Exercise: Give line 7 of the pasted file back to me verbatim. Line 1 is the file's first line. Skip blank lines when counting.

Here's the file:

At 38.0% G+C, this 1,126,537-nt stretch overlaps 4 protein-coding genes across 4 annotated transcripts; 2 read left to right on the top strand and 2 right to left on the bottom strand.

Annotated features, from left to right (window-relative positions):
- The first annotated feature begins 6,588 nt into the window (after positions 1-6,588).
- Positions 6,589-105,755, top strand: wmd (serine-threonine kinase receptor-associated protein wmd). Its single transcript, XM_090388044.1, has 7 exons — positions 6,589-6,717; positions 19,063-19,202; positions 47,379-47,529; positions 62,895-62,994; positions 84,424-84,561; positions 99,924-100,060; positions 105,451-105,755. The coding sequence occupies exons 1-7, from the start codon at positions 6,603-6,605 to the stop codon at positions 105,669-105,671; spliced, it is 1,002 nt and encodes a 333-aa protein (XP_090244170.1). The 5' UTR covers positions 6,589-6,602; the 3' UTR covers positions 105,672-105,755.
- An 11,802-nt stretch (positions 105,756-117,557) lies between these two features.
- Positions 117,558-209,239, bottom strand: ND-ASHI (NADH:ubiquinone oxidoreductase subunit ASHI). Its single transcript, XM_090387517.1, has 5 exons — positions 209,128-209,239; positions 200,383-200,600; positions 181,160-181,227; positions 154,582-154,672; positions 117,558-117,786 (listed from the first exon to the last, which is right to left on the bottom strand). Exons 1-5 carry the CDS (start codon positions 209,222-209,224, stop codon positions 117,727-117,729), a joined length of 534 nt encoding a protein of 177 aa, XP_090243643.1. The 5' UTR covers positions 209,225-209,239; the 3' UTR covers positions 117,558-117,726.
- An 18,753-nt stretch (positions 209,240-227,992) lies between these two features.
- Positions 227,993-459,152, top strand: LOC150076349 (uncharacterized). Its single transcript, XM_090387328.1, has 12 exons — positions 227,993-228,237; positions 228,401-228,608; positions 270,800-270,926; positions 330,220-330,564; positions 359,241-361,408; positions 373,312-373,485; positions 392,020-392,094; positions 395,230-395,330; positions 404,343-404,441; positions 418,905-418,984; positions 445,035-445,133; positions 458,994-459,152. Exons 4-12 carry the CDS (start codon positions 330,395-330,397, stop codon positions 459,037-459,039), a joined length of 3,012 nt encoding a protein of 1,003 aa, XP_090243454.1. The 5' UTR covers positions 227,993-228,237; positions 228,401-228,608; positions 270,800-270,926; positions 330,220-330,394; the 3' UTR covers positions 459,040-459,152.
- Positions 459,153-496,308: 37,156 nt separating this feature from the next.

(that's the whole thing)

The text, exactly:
- An 18,753-nt stretch (positions 209,240-227,992) lies between these two features.